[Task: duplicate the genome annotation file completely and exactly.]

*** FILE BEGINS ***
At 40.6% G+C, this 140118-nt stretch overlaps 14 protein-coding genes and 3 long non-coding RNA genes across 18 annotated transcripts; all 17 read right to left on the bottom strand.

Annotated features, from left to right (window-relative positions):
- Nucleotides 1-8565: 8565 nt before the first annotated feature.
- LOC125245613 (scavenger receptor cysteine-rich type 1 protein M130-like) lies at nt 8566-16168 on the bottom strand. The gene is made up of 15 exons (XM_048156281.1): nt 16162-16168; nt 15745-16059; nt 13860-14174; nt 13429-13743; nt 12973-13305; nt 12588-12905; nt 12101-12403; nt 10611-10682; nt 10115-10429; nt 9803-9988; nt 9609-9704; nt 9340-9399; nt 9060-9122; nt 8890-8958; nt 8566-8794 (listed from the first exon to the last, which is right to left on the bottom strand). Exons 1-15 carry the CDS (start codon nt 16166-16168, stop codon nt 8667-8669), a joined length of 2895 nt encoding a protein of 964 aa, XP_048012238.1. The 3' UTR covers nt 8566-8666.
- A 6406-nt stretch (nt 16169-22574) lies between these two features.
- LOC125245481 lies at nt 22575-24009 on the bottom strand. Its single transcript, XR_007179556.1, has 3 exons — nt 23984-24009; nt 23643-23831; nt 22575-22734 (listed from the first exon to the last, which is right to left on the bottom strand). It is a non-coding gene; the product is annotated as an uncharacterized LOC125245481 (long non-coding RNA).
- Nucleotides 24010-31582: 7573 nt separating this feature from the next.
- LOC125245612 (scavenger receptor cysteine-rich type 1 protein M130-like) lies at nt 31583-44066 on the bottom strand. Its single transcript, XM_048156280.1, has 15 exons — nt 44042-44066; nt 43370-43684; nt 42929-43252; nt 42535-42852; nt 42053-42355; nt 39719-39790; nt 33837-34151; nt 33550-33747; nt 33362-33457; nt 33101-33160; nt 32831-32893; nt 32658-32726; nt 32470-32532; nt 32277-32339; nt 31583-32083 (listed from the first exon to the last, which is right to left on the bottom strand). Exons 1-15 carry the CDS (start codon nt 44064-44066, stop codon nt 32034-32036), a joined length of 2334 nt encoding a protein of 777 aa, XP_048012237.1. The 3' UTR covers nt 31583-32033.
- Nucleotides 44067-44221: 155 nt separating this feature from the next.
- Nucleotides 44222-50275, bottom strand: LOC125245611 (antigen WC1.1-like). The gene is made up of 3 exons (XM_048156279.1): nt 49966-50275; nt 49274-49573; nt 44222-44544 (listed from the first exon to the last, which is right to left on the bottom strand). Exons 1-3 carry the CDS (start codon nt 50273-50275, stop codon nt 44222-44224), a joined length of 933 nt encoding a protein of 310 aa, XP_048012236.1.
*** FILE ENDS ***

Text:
At 40.6% G+C, this 140118-nt stretch overlaps 14 protein-coding genes and 3 long non-coding RNA genes across 18 annotated transcripts; all 17 read right to left on the bottom strand.

Annotated features, from left to right (window-relative positions):
- Nucleotides 1-8565: 8565 nt before the first annotated feature.
- LOC125245613 (scavenger receptor cysteine-rich type 1 protein M130-like) lies at nt 8566-16168 on the bottom strand. The gene is made up of 15 exons (XM_048156281.1): nt 16162-16168; nt 15745-16059; nt 13860-14174; nt 13429-13743; nt 12973-13305; nt 12588-12905; nt 12101-12403; nt 10611-10682; nt 10115-10429; nt 9803-9988; nt 9609-9704; nt 9340-9399; nt 9060-9122; nt 8890-8958; nt 8566-8794 (listed from the first exon to the last, which is right to left on the bottom strand). Exons 1-15 carry the CDS (start codon nt 16166-16168, stop codon nt 8667-8669), a joined length of 2895 nt encoding a protein of 964 aa, XP_048012238.1. The 3' UTR covers nt 8566-8666.
- A 6406-nt stretch (nt 16169-22574) lies between these two features.
- LOC125245481 lies at nt 22575-24009 on the bottom strand. Its single transcript, XR_007179556.1, has 3 exons — nt 23984-24009; nt 23643-23831; nt 22575-22734 (listed from the first exon to the last, which is right to left on the bottom strand). It is a non-coding gene; the product is annotated as an uncharacterized LOC125245481 (long non-coding RNA).
- Nucleotides 24010-31582: 7573 nt separating this feature from the next.
- LOC125245612 (scavenger receptor cysteine-rich type 1 protein M130-like) lies at nt 31583-44066 on the bottom strand. Its single transcript, XM_048156280.1, has 15 exons — nt 44042-44066; nt 43370-43684; nt 42929-43252; nt 42535-42852; nt 42053-42355; nt 39719-39790; nt 33837-34151; nt 33550-33747; nt 33362-33457; nt 33101-33160; nt 32831-32893; nt 32658-32726; nt 32470-32532; nt 32277-32339; nt 31583-32083 (listed from the first exon to the last, which is right to left on the bottom strand). Exons 1-15 carry the CDS (start codon nt 44064-44066, stop codon nt 32034-32036), a joined length of 2334 nt encoding a protein of 777 aa, XP_048012237.1. The 3' UTR covers nt 31583-32033.
- Nucleotides 44067-44221: 155 nt separating this feature from the next.
- Nucleotides 44222-50275, bottom strand: LOC125245611 (antigen WC1.1-like). The gene is made up of 3 exons (XM_048156279.1): nt 49966-50275; nt 49274-49573; nt 44222-44544 (listed from the first exon to the last, which is right to left on the bottom strand). Exons 1-3 carry the CDS (start codon nt 50273-50275, stop codon nt 44222-44224), a joined length of 933 nt encoding a protein of 310 aa, XP_048012236.1.